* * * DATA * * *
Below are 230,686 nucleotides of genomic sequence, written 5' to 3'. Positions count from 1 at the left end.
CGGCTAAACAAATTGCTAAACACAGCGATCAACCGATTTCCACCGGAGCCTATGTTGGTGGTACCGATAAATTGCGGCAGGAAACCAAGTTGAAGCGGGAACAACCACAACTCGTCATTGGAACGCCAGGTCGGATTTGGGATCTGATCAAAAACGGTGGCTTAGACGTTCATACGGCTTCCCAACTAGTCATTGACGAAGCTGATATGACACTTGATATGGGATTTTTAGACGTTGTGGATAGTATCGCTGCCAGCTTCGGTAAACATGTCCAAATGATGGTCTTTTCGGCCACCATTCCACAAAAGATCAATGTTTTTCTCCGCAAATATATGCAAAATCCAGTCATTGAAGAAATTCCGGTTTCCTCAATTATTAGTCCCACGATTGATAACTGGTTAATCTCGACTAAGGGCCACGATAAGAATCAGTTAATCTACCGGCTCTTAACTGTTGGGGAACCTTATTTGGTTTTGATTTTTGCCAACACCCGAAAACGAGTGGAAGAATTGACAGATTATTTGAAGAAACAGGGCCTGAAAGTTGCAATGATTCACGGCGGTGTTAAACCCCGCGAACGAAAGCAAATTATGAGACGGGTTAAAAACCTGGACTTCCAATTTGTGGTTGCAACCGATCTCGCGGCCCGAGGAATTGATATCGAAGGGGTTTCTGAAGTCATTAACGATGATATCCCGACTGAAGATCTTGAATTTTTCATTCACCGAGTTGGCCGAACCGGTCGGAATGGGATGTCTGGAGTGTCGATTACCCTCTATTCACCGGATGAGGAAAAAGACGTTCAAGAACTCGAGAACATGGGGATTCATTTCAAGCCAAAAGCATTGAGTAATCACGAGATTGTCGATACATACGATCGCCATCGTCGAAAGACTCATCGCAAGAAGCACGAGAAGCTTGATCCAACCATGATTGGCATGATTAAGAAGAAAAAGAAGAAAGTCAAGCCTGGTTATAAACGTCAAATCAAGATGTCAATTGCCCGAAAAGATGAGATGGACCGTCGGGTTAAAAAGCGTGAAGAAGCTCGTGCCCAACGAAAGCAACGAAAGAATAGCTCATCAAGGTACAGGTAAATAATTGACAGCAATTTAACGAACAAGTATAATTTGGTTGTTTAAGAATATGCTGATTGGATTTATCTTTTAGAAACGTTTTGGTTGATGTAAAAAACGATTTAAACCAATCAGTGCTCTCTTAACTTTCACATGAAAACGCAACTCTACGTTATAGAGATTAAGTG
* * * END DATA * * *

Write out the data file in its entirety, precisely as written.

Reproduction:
Below are 230,686 nucleotides of genomic sequence, written 5' to 3'. Positions count from 1 at the left end.
CGGCTAAACAAATTGCTAAACACAGCGATCAACCGATTTCCACCGGAGCCTATGTTGGTGGTACCGATAAATTGCGGCAGGAAACCAAGTTGAAGCGGGAACAACCACAACTCGTCATTGGAACGCCAGGTCGGATTTGGGATCTGATCAAAAACGGTGGCTTAGACGTTCATACGGCTTCCCAACTAGTCATTGACGAAGCTGATATGACACTTGATATGGGATTTTTAGACGTTGTGGATAGTATCGCTGCCAGCTTCGGTAAACATGTCCAAATGATGGTCTTTTCGGCCACCATTCCACAAAAGATCAATGTTTTTCTCCGCAAATATATGCAAAATCCAGTCATTGAAGAAATTCCGGTTTCCTCAATTATTAGTCCCACGATTGATAACTGGTTAATCTCGACTAAGGGCCACGATAAGAATCAGTTAATCTACCGGCTCTTAACTGTTGGGGAACCTTATTTGGTTTTGATTTTTGCCAACACCCGAAAACGAGTGGAAGAATTGACAGATTATTTGAAGAAACAGGGCCTGAAAGTTGCAATGATTCACGGCGGTGTTAAACCCCGCGAACGAAAGCAAATTATGAGACGGGTTAAAAACCTGGACTTCCAATTTGTGGTTGCAACCGATCTCGCGGCCCGAGGAATTGATATCGAAGGGGTTTCTGAAGTCATTAACGATGATATCCCGACTGAAGATCTTGAATTTTTCATTCACCGAGTTGGCCGAACCGGTCGGAATGGGATGTCTGGAGTGTCGATTACCCTCTATTCACCGGATGAGGAAAAAGACGTTCAAGAACTCGAGAACATGGGGATTCATTTCAAGCCAAAAGCATTGAGTAATCACGAGATTGTCGATACATACGATCGCCATCGTCGAAAGACTCATCGCAAGAAGCACGAGAAGCTTGATCCAACCATGATTGGCATGATTAAGAAGAAAAAGAAGAAAGTCAAGCCTGGTTATAAACGTCAAATCAAGATGTCAATTGCCCGAAAAGATGAGATGGACCGTCGGGTTAAAAAGCGTGAAGAAGCTCGTGCCCAACGAAAGCAACGAAAGAATAGCTCATCAAGGTACAGGTAAATAATTGACAGCAATTTAACGAACAAGTATAATTTGGTTGTTTAAGAATATGCTGATTGGATTTATCTTTTAGAAACGTTTTGGTTGATGTAAAAAACGATTTAAACCAATCAGTGCTCTCTTAACTTTCACATGAAAACGCAACTCTACGTTATAGAGATTAAGTG